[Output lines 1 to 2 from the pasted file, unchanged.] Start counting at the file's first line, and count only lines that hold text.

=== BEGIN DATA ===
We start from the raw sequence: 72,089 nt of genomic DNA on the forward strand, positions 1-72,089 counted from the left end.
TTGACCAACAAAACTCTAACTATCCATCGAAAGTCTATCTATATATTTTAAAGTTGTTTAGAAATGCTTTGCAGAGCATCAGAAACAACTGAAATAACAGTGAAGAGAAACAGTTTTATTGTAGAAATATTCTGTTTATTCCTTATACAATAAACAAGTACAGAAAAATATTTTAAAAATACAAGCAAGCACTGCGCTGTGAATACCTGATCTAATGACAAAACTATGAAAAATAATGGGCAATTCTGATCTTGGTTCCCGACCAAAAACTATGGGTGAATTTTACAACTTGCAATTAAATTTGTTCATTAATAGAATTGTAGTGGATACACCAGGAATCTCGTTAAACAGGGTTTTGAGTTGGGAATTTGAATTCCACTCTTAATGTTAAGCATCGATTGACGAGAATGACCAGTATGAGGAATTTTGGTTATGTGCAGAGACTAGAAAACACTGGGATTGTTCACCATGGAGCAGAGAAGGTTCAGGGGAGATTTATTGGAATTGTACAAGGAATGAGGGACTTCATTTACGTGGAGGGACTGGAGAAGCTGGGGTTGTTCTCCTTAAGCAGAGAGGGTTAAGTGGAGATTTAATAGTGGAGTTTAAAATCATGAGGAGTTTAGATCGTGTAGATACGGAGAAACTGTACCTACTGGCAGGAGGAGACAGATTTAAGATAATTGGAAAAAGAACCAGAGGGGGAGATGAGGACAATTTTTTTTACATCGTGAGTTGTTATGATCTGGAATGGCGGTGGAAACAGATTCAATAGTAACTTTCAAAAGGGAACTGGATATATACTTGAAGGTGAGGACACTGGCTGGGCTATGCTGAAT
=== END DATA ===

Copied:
We start from the raw sequence: 72,089 nt of genomic DNA on the forward strand, positions 1-72,089 counted from the left end.
TTGACCAACAAAACTCTAACTATCCATCGAAAGTCTATCTATATATTTTAAAGTTGTTTAGAAATGCTTTGCAGAGCATCAGAAACAACTGAAATAACAGTGAAGAGAAACAGTTTTATTGTAGAAATATTCTGTTTATTCCTTATACAATAAACAAGTACAGAAAAATATTTTAAAAATACAAGCAAGCACTGCGCTGTGAATACCTGATCTAATGACAAAACTATGAAAAATAATGGGCAATTCTGATCTTGGTTCCCGACCAAAAACTATGGGTGAATTTTACAACTTGCAATTAAATTTGTTCATTAATAGAATTGTAGTGGATACACCAGGAATCTCGTTAAACAGGGTTTTGAGTTGGGAATTTGAATTCCACTCTTAATGTTAAGCATCGATTGACGAGAATGACCAGTATGAGGAATTTTGGTTATGTGCAGAGACTAGAAAACACTGGGATTGTTCACCATGGAGCAGAGAAGGTTCAGGGGAGATTTATTGGAATTGTACAAGGAATGAGGGACTTCATTTACGTGGAGGGACTGGAGAAGCTGGGGTTGTTCTCCTTAAGCAGAGAGGGTTAAGTGGAGATTTAATAGTGGAGTTTAAAATCATGAGGAGTTTAGATCGTGTAGATACGGAGAAACTGTACCTACTGGCAGGAGGAGACAGATTTAAGATAATTGGAAAAAGAACCAGAGGGGGAGATGAGGACAATTTTTTTTACATCGTGAGTTGTTATGATCTGGAATGGCGGTGGAAACAGATTCAATAGTAACTTTCAAAAGGGAACTGGATATATACTTGAAGGTGAGGACACTGGCTGGGCTATGCTGAAT